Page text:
And despite the situation, what’s next on the agenda?
There’s nothing planned.
I basically believe that film music is a thing for me. I think I’ll end up a bit like Reznor or Junkie XL. It’s really something I like to do.
Let’s talk about another big project, Blood Machines by the duo Seth Ickerman, which has toured festivals and is starting to be distributed to the general public in SVOD. In 2016, you were already collaborating with this duo of reals on the video clip of the hit song Turbo Killer. Could you tell us more about this meeting? How did it happen? Were you fully involved in the video, or did you give carte blanche to Seth Ickerman?
The Etrange Festival in Tours had contacted me to use my music, telling me that the teaser would be directed by Seth Ickerman. When I searched and saw the teaser, I got slapped in the face. I contacted them for a music video. I didn’t have a lot of money unfortunately, but they gave everything they had and I can’t thank them enough for that. I hope one day they’ll be offered a super bad ass project. They deserve it.
Later, Blood Machines, a medium-length film used as a prequel to Turbo Killer where you do the original soundtrack, came along. How did you compose the music for the film? Beforehand? On a few notes of intention or atmosphere supporting the scenario? Or with images from the film?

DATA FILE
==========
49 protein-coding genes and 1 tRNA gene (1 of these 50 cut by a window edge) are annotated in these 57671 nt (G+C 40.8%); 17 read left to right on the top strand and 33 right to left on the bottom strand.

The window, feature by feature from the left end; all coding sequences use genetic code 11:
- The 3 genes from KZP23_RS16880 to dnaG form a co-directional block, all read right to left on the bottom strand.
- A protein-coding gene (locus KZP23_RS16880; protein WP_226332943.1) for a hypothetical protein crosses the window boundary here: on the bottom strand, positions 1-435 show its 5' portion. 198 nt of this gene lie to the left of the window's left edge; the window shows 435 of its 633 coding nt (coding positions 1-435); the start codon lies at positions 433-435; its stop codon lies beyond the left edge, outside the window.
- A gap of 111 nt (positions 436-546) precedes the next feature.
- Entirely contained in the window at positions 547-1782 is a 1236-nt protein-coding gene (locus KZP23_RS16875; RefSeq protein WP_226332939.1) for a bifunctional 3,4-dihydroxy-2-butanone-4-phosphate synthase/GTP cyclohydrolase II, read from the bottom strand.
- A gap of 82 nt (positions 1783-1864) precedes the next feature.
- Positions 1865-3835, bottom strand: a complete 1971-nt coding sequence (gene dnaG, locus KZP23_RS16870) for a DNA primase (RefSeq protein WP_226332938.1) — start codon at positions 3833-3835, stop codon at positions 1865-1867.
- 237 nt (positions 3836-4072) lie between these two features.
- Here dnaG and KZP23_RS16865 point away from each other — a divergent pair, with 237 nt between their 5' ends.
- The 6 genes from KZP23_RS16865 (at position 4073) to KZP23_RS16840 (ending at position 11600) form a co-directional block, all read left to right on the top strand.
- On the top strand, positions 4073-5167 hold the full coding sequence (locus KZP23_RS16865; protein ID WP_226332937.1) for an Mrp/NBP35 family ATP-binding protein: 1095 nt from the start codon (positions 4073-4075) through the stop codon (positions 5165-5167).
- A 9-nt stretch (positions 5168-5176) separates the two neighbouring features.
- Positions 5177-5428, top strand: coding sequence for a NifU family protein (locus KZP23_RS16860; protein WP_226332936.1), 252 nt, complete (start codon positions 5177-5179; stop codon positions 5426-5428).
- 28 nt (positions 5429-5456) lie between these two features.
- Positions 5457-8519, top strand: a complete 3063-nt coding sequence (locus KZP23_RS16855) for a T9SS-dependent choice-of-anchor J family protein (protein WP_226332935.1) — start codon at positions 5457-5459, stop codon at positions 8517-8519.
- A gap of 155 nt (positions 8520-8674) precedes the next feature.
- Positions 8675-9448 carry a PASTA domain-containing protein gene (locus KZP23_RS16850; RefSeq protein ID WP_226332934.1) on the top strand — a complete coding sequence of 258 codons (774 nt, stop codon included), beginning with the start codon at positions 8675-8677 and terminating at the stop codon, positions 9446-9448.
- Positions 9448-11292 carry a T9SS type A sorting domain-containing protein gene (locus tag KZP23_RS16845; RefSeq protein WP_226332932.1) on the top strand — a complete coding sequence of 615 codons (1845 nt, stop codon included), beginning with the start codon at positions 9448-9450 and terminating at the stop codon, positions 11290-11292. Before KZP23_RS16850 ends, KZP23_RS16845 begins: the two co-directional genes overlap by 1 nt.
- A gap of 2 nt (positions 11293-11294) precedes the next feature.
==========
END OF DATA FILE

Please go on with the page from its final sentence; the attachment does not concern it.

The theme was a song I had composed for Leather Teeth but I couldn’t find a place for it on the album. So I dropped it. And then when I started working on the soundtrack I thought it would fit the overall mood and it went like this. I obviously reworked it a lot but I started from the arpeggiator line at the beginning. I composed everything else between September 2018 and August 2019 from memory. I was on tour at the same time, so it was a real mess. Besides the film being full of VFX, I was only working with live images without effects or with deluxe 3D animated storyboard. So it wasn’t really easy to project. I discovered the finished film roughly when the festival screenings started.
I guess it was almost blind, huh? On that subject, your music is inspired by 80’s film music, how does it feel to make music for a film?
I basically believe that film music is a thing for me. I think I’ll end up a bit like Reznor or Junkie XL. It’s really something I like to do. Even if it was hard for me with the Seth’s because we’re skulls with a strong character who don’t give up anything haha, it’s still a rewarding experience, and I learned a lot working on this movie.
Carpenter Brut at the B.O. in the ’70s and ’80s, how would that look?
Haha I don’t know, I’d probably try to do bad Mozart with a DX7?
With Turbo Killer and now Blood Machines, a whole universe links Carpenter Brut to Seth Ickerman, are there other projects in this universe you’d like to do?